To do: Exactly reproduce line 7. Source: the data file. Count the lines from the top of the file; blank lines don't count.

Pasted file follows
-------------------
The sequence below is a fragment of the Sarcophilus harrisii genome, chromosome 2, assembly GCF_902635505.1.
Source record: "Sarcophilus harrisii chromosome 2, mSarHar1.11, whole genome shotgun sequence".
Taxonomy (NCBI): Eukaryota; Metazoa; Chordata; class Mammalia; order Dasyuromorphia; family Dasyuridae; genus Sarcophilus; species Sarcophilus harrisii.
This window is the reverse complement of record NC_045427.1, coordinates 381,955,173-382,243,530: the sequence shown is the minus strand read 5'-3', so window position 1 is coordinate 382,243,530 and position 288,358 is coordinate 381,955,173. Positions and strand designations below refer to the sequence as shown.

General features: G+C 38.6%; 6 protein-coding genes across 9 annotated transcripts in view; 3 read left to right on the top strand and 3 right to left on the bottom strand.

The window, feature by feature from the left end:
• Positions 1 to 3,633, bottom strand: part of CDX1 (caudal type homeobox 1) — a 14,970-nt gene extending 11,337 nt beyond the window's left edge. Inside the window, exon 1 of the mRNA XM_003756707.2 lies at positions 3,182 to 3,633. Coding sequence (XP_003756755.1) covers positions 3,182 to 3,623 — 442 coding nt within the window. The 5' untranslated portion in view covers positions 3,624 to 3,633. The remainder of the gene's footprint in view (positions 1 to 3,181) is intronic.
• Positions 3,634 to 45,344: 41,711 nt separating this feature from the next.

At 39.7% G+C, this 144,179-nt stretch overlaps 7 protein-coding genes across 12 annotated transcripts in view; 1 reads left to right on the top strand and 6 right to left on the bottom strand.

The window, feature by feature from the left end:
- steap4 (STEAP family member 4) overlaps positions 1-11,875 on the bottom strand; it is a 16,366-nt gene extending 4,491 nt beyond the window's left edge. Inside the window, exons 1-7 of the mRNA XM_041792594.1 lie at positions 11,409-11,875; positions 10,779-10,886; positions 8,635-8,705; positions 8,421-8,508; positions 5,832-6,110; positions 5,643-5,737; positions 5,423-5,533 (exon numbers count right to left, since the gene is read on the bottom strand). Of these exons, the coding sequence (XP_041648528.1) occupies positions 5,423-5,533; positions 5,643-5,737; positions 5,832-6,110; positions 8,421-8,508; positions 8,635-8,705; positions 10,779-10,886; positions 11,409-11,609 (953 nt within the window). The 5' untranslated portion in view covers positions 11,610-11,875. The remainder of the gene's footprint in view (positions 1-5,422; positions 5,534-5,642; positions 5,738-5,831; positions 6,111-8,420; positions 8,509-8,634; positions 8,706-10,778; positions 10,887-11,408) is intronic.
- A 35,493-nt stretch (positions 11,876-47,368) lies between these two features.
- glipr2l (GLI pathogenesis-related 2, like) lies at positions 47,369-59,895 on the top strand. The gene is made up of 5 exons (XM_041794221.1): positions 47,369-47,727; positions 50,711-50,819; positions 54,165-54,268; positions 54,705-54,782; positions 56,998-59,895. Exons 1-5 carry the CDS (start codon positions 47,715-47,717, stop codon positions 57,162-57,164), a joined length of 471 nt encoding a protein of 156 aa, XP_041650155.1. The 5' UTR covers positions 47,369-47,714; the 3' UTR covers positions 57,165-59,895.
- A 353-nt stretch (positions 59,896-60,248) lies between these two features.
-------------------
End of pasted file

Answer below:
• Positions 1 to 3,633, bottom strand: part of CDX1 (caudal type homeobox 1) — a 14,970-nt gene extending 11,337 nt beyond the window's left edge. Inside the window, exon 1 of the mRNA XM_003756707.2 lies at positions 3,182 to 3,633. Coding sequence (XP_003756755.1) covers positions 3,182 to 3,623 — 442 coding nt within the window. The 5' untranslated portion in view covers positions 3,624 to 3,633. The remainder of the gene's footprint in view (positions 1 to 3,181) is intronic.